Powerful Acupressure Points to Soothe Arthritis in Your Dog

Canine arthritis is one of the most commonly diagnosed health issues in dogs. The treatment consists of medical pain management and modification of home and exercise. But there’s more you can do to help your furry companion! Find out how Acupressure Points can help to alleviate arthritis pain and improve mobility in your dog!

What is Canine Arthritis?

Osteoarthritis is one of the most commonly diagnosed medical conditions in our canine companions. The disease which is also known as degenerative joint disease (DJD) leads to restricted movement and mobility issues. When a dog is diagnosed with osteoarthritis, it means that the affected joint is in a state of chronic inflammation and pain.

most commonly affected joints
These joints are most commonly affected by arthritis.

Although it is true that any joint in the body could potentially develop osteoarthritis, the most commonly affected joints in dogs are those in the limbs and lower spine.

Unfortunately, osteoarthritis cannot be cured. When managed well, however, the course of the disease can be slowed down.

You’re lucky!

Our Guide on Canine Acupressure is on Sale Today.

How Do I Know If My Dog Has Osteoarthritis? 

Every dog owner knows to pay attention to any signs that might indicate something is wrong with their beloved pets. Dogs are unable to verbalize what they are experiencing and it’s up to us to interpret their behaviour. 

Just like humans, every dog has a unique pain tolerance level. What could cause one dog to shriek in pain might not even make another dog flinch. Symptoms that might indicate your pup is suffering from joint pain caused by osteoarthritis can vary and may begin with very mild signs.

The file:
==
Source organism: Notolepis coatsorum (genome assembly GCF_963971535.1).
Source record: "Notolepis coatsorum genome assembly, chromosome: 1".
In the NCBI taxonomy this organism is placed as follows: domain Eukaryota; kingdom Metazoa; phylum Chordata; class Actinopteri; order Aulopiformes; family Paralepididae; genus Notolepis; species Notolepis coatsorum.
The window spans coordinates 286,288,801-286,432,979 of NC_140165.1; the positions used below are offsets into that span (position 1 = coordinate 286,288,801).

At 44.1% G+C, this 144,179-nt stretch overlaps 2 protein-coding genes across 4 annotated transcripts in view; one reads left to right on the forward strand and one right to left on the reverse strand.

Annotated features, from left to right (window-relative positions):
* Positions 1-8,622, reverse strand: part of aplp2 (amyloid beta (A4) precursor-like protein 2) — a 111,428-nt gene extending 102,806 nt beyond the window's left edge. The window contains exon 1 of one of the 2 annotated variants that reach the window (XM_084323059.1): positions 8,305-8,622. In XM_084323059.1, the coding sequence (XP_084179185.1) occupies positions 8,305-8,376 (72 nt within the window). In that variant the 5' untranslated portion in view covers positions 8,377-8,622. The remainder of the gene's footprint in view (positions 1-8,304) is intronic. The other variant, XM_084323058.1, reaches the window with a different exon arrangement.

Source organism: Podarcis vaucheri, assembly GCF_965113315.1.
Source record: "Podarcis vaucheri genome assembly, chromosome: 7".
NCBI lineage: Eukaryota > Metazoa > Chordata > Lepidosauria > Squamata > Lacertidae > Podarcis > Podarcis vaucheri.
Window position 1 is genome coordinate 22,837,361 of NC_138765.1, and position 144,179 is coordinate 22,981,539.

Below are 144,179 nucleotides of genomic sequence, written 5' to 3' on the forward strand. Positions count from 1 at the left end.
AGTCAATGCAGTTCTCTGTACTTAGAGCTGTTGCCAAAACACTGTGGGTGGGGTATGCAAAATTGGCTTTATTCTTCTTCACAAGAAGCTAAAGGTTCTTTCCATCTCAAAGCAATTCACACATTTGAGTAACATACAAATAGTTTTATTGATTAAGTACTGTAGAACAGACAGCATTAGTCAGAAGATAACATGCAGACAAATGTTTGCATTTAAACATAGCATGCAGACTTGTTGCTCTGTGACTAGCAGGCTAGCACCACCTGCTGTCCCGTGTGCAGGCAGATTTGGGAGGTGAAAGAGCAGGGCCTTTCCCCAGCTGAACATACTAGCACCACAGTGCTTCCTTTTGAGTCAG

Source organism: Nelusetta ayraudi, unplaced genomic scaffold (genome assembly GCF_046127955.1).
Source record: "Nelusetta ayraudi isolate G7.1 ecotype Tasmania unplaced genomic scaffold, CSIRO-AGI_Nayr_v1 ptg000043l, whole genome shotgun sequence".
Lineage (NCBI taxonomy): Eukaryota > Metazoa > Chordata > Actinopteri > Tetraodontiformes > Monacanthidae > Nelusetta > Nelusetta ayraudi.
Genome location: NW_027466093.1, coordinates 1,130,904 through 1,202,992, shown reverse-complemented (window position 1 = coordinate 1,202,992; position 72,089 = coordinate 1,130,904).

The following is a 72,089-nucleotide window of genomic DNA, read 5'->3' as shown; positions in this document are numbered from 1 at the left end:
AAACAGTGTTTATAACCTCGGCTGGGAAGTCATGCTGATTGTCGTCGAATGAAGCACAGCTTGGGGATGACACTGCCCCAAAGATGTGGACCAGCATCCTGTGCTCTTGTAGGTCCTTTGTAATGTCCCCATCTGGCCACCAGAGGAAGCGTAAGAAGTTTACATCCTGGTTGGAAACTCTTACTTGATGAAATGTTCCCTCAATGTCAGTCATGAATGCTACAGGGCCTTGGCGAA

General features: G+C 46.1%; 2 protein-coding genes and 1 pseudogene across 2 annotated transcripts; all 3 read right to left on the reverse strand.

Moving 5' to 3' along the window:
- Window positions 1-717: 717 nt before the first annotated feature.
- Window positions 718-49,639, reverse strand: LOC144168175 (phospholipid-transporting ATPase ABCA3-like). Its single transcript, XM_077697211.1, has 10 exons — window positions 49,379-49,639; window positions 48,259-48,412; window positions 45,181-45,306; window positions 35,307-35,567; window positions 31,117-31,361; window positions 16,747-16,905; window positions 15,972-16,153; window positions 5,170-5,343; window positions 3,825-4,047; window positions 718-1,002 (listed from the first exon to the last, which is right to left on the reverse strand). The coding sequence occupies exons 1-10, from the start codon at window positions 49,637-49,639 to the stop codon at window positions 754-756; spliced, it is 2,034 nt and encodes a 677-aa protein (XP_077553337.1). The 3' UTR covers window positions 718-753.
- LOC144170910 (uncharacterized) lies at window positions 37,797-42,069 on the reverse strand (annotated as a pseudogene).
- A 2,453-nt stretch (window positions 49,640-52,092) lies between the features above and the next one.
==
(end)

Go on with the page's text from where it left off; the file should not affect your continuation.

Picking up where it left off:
List of Symptoms of Arthritis in Dogs

  • Limping
  • Lethargy
  • Generalized Stiffness
  • Difficulty Getting Up
  • Difficulty Urinating Or Defecating
  • Yelping When Pet Lifted
  • Crankiness/Mood Changes
  • Reluctance To Play Favorite Games or To Go on Walks
  • Excessive Licking Of Specific Joint
  • Difficulty Finding Comfort
  • Frequent Vocalising

Many dogs are able to cope with osteoarthritis during the early stages, simply shifting their weight and adopting new postures. It’s not until the degeneration progresses that symptoms become obvious. 

How Can I Help My Dog If They’ve Been Diagnosed With Osteoarthritis? 

In addition to seeking proper medical care for your dog, there are steps that you can take yourself to help your dog manage their joint pain better. 

  1. Help Your Dog Lose Weight (If Necessary): If your dog is overweight, a strict diet and restricting the number of treats they get is an essential step.
  2. Invest In Supportive Bedding: There are many wonderful pet beds on the market. Be sure to research what type of bed fits your pet’s needs. 
  3. Consider Installing Ramps: If your pet needs to navigate stairs, you might consider building or purchasing ramps that can be used to make their entries and exits a bit more comfortable.